SALT LAKE CITY, Utah - US Defence Secretary Donald Rumsfeld turned up the heat on critics of US policy in Iraq and the war on terrorism in a speech on Tuesday recalling the world leaders who sought to appease Nazi Germany in the 1930s.
"With the growing lethality and the increasing availability of weapons, can we truly afford to believe that somehow, some way, vicious extremists can be appeased?" Rumsfeld asked the American Legion US military veterans group.
"Can folks really continue to think that free countries can negotiate a separate peace with terrorists?"
The Bush administration is coming under increasing criticism from congressional Democrats and some Republicans over the direction of the Iraq war nearly 3-1/2 years after a US-led invasion toppled President Saddam Hussein. Opinion polls show eroding US public support for the war.
Rumsfeld said it was important to note that "any kind of moral or intellectual confusion about who and what is right or wrong can weaken the ability of free societies to persevere" in any long war.
In a speech heavy on condemnation of news coverage of the war, Rumsfeld told the American Legion that insurgents and terrorists are waging a campaign to demoralize the American public.
Rumsfeld, in his second speech in as many days to military veterans, tried to draw links between the current hostilities and World War 2.
Taking on the Bush administration's current critics, Rumsfeld referred to the period before the earlier war, and said that "some seem not to have learned history's lessons."
"It was a time when a certain amount of cynicism and moral confusion set in among Western democracies, when those who warned about a coming crisis - the rise of fascism and Nazism - they were ridiculed or ignored," Rumsfeld said.
"Indeed, in the decades before World War 2, a great many argued that the fascist threat was exaggerated or that it was someone else's problem. Some nations tried to negotiate a separate peace, even as the enemy made its deadly ambitions crystal clear."
"It was, as Winston Churchill observed, a bit like feeding a crocodile, hoping it would eat you last," Rumsfeld added.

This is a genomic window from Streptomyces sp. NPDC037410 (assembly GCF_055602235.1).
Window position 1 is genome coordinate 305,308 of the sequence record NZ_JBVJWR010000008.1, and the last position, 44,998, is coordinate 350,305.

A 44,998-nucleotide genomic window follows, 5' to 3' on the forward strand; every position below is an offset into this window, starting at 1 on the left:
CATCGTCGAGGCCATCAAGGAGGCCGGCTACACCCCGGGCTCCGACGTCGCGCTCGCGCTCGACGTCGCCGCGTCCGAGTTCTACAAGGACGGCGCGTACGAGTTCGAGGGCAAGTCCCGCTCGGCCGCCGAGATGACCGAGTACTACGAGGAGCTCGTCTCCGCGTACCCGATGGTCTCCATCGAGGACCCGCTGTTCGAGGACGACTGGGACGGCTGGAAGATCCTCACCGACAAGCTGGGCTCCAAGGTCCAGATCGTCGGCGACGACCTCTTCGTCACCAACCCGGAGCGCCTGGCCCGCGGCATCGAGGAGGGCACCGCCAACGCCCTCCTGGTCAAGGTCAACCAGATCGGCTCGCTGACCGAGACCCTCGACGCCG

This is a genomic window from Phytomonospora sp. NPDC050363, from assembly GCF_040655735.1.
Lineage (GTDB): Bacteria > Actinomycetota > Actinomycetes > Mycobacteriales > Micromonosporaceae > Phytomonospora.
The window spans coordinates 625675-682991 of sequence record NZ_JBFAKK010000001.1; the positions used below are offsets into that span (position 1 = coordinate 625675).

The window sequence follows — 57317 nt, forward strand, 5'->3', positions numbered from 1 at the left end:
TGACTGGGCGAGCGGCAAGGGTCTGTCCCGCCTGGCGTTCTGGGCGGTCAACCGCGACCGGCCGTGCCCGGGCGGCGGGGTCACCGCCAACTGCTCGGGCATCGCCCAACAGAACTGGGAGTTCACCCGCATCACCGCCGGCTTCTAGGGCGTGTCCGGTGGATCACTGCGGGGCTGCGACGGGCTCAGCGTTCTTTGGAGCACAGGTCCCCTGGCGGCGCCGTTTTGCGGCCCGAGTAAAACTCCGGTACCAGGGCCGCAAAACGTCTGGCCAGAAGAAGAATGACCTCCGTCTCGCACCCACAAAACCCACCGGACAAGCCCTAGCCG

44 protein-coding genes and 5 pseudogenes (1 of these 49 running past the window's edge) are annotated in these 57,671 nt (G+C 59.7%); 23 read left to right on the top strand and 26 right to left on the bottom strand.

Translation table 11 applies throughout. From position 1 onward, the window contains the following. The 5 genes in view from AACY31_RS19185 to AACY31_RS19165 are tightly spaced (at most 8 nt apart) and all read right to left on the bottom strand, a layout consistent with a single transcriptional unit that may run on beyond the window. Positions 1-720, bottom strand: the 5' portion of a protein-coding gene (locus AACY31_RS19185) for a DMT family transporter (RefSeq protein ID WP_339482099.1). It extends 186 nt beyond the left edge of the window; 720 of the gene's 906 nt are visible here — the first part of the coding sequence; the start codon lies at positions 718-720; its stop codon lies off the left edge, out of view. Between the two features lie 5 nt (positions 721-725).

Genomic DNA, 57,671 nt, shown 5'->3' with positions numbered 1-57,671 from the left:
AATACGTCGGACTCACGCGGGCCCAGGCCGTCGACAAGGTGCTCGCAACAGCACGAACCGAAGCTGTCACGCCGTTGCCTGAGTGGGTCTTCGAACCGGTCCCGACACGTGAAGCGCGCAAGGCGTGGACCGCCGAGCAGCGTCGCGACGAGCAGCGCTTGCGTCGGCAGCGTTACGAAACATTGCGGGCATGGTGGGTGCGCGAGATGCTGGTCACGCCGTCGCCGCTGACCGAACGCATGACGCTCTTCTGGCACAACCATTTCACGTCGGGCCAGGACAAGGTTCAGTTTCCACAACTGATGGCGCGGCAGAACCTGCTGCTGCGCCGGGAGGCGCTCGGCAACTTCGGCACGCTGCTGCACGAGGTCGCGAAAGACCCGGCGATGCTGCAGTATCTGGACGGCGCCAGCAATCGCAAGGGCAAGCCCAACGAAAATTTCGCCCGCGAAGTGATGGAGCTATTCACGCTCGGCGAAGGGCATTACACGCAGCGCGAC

"I recount that history because, once again, we face similar challenges in efforts to confront the rising threat of a new type of fascism," he said.
Senate Democratic leader Harry Reid of Nevada took issue with Rumsfeld's comments.
"The Bush White House is more interested in lashing out at its political enemies and distracting from its failures than it is in winning the War on Terror and in bringing an end to the war in Iraq," Reid said in a written statement.
Secretary of State Condoleezza Rice also addressed the convention, telling veterans if the United States pulled out of Iraq too soon it would embolden extremists.
"We should not assume for one minute that those terrorists will not continue to come after the American homeland. That is why President (George W) Bush calls Iraq a central front in the war on terror," said Rice.
Bush is scheduled to address the group on Thursday.
Rumsfeld's comments come as members of the Bush administration, ahead of November elections to determine control of the US Congress, connect the Iraq war to the broader fight against terrorism.
Rumsfeld also condemned two news organisations, CNN and Newsweek magazine, for comments by some of their senior officials about the US military.
In separate speeches on Monday to the Veterans of Foreign Wars, both Rumsfeld and Vice President Dick Cheney said pulling out of Iraq prematurely would be a sign of American weakness to terrorists and other foes.